If this is proven to be true, then BP’s days, as a viable company, are numbered.

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By felicity, June 8, 2010 at 9:38 am Link to this comment

Welcome to the free-market.  According to the free-market guru, Milton Friedman, corporations have no business engaging in socially beneficial acts.  Likewise, they have no social responsibility, rather they are only responsible for making as much profit as possible.

BP, like any ‘responsible’ corporation abiding by the gospel according to Friedman, has been playing by the rules.  BP is not responsible for the devastation its practices have wreaked on people, places, livelihoods, eco-systems. On the other hand, it certainly has been making as much profit as possible.

If you have chosen the free-market as the ‘best’ economic system going, you can hardly fault BP for operating according to its rules.

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By "G"utless "W"itless Hitler, June 8, 2010 at 9:33 am Link to this comment

I’d have expected to see the freelance industry apologist rico suave on this one apologizing his fingers to the bone on behalf of BP by now?  Where you at, rico?  The American dream needs to be shined up.

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By Jim Yell, June 8, 2010 at 6:20 am Link to this comment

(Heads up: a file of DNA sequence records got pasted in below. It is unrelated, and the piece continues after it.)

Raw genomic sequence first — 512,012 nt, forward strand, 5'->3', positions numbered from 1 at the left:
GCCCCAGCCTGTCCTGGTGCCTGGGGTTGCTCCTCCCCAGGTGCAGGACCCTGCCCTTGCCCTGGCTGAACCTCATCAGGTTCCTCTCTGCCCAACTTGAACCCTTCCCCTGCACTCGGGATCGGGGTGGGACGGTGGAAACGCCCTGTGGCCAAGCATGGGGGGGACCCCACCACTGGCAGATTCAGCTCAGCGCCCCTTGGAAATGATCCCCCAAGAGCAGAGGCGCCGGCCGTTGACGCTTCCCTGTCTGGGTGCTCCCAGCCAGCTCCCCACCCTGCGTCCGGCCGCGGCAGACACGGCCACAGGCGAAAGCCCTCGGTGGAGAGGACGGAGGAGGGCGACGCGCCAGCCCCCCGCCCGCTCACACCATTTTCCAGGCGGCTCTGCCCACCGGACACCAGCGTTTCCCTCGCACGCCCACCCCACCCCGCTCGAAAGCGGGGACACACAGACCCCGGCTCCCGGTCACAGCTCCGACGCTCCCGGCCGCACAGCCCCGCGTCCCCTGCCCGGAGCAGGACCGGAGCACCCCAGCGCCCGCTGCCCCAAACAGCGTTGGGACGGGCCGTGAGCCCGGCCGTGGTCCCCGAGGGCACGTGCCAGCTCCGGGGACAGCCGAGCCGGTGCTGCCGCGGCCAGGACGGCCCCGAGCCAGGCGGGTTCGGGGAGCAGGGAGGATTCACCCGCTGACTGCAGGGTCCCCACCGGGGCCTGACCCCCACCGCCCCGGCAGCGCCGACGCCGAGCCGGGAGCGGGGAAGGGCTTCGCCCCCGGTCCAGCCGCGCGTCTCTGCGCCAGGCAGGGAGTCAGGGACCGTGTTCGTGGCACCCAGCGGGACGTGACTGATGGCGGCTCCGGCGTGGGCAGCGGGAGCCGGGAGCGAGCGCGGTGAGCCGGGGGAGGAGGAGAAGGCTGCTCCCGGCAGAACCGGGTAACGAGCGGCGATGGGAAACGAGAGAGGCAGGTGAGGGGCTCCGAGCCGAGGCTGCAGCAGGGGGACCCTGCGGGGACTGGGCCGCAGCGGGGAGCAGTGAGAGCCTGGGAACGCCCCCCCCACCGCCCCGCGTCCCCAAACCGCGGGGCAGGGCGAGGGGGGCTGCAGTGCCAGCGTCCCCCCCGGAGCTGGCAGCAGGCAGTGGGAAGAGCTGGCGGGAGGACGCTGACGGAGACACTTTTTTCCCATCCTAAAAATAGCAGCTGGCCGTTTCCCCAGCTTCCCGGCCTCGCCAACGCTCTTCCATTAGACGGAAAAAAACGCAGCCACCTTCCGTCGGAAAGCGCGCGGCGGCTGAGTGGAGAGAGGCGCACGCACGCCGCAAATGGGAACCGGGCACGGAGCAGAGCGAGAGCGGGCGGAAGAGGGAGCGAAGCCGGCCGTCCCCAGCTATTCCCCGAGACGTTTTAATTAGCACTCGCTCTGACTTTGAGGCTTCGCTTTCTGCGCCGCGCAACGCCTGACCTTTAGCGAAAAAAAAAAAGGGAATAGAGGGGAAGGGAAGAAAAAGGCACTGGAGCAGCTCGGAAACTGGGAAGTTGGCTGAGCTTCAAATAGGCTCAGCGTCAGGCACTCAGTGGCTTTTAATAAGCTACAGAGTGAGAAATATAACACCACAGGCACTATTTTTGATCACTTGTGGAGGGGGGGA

(Unregistered commenter)

Now that they have proof are we going to see criminal charges? If not why not? One more case of the fat and greedy protecting each other. Does our government even exist anymore?

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By esi42, June 8, 2010 at 5:26 am Link to this comment

None of this is a surprise.  I bet all the other oil companies are the same way.  Coal mines too

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By FRTothus, June 8, 2010 at 4:00 am Link to this comment

Off with their heads!

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By RdV, June 8, 2010 at 3:18 am Link to this comment

Meanwhile Obama pushes for more drilling despite the disaster.
Just another indication of who Obama serves and what his priorities are, making anything he says or does a transparent act of going through the motions.
What a squandered opportunity this presidency is.